Application Threat Modeling

I have recently had the pleasure of helping a few organisations get to grips with threat modeling, helping them embed this process within their SDLC. Never an easy task but nonetheless a rewarding one. A few things stood out for me and like all security buzz words it feels people want to adopt the latest and greatest concepts without thinking about what is actually required to support, mature and actually make them effective in reality. The end goal is a well defined repeatable process.

So many articles relating to Threat Modeling which is great but what they forget to incorporate is the ‘real-world’ aspect of doing this effectively.

We all know it is a crucial part of the design phase that helps produce resilient software that can stand up to common and emerging web app attacks. Reducing the attack surface and identifying all the possible attack points and scenarios. It is safe to say that in todays world no code should be written without a threat modeling exercise being conducted first.

The benefits really are quite simple, identify the potential issues early on before bad code is written thus saving costs by not having to delay and fix bad code. Of course, there are other benefits such as building security unit tests early on, help the development team implement the right controls, help the operational teams to configure running services properly, Automating security testing and so forth.

All sounds amazing right? Well in the real world unfortunately it is not so easy and many challenges await. Some common challenges that you will likely encounter:

  • Business Support
  • Out-dated culture
  • Training needs
  • Demonstrating roi
  • Poorly implemented/immature SDLC

Also another big mistake that I have encountered is that organisations try to implement threat modeling without having some very basics in place. At very least you should probably meet the following criteria:

You have clearly defined security policies and standards – These documents must exists and must be enforced, again having the backing of the business to drive this really helps. Specific job training and induction should clearly demonstrate these policies and what is required from the role.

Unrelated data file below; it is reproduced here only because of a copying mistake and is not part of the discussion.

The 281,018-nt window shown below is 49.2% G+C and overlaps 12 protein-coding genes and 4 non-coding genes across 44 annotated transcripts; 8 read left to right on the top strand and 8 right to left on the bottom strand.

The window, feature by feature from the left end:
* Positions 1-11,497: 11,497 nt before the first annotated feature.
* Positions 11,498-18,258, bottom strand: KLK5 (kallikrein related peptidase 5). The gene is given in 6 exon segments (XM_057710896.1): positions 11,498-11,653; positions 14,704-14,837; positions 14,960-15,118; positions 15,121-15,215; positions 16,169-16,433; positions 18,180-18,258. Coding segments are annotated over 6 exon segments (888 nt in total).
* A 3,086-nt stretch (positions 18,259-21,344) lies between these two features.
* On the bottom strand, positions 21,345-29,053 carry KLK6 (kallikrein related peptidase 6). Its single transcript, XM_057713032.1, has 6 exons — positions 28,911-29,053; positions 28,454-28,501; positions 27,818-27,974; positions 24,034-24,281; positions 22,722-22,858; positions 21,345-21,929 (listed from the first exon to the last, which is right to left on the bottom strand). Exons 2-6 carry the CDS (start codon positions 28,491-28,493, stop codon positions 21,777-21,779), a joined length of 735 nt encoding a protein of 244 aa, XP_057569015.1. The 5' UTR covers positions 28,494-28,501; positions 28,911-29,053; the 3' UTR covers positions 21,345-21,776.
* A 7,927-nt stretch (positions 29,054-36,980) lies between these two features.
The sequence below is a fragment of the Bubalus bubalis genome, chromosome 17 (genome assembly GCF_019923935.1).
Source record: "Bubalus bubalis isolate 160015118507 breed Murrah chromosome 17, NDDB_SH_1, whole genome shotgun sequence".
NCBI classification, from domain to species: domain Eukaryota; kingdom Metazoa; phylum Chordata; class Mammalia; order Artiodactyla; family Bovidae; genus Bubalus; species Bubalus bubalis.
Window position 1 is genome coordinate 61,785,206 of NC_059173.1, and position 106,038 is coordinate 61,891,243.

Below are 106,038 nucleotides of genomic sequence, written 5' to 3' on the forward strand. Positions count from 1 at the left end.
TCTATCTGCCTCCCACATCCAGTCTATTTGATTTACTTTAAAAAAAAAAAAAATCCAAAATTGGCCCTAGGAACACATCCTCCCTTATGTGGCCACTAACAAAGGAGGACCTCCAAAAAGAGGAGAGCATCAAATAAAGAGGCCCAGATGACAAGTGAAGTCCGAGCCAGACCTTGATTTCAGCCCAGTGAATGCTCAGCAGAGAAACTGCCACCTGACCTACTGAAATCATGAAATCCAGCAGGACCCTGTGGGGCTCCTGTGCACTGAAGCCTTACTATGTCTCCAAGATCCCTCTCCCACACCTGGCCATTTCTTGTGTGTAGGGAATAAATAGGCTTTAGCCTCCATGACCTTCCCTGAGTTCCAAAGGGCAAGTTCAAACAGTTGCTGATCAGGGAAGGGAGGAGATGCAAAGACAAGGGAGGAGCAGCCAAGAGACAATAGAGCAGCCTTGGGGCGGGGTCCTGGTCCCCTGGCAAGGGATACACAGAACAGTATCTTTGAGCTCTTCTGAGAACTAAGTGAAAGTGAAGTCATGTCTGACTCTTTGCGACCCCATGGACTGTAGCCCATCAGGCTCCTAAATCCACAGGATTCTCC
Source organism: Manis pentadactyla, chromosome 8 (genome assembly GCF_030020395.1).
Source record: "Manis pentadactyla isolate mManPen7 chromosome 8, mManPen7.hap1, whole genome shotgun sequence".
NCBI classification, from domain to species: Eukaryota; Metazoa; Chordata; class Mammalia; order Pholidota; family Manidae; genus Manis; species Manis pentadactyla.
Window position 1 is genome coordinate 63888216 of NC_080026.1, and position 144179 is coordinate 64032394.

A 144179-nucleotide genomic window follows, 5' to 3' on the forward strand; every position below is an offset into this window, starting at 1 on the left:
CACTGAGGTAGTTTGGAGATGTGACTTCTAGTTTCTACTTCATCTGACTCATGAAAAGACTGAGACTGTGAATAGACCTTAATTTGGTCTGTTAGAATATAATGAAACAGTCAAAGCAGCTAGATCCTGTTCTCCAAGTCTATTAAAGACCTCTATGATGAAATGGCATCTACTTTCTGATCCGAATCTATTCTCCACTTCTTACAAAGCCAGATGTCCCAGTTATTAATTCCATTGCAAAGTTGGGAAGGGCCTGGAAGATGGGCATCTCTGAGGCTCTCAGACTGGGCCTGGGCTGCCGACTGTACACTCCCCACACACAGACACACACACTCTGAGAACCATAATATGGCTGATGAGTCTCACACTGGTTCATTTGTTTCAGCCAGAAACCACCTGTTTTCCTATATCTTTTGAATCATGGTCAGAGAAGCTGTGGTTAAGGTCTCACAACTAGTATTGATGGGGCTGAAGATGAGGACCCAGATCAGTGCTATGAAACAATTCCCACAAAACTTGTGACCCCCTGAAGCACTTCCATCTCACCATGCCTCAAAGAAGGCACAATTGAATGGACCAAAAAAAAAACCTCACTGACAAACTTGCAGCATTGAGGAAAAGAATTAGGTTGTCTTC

Aware of Compliance and Regulatory requirements – An awareness that these exists and that guidelines/best practice should be followed. These help with the appropriate prioritizations and security concepts.

A clearly defined SDLC – A fairly obvious one but you’d be surprised! The SDLC should be well understood and followed. Keep this updated and relevant it’s an iterative process.

Since we are talking about threat modeling it would seem appropriate that there is also a prerequisite to have a plan to act upon any threat modeling undertaken. It is not uncommon to see threat modeling work completed and then completely ignored. If threat modeling identifies significant issues then they must be addressed.

If your organisation cannot apply the above then they should not be adopting threat modeling. It just will not work. It is worth mentioning here also that not all software will require threat modeling, sometimes it just is not worth the effort due to the resources required. For new projects, most certainly for legacy applications probably not, however you can approach that differently and you may find this article interesting

I’m going to end this here are it really is just food for though really and a little oversight into what not to do. If you have all of the above in place you can then move on to the process and start to establish the security goals of that given project. You can use the 4 phases to get started :

  • Model the Application Architecture
  • Identify Threats
  • Identify, Prioritise and implement controls
  • Document and validate

look out for another post addressing the above 4 phases in more detail.

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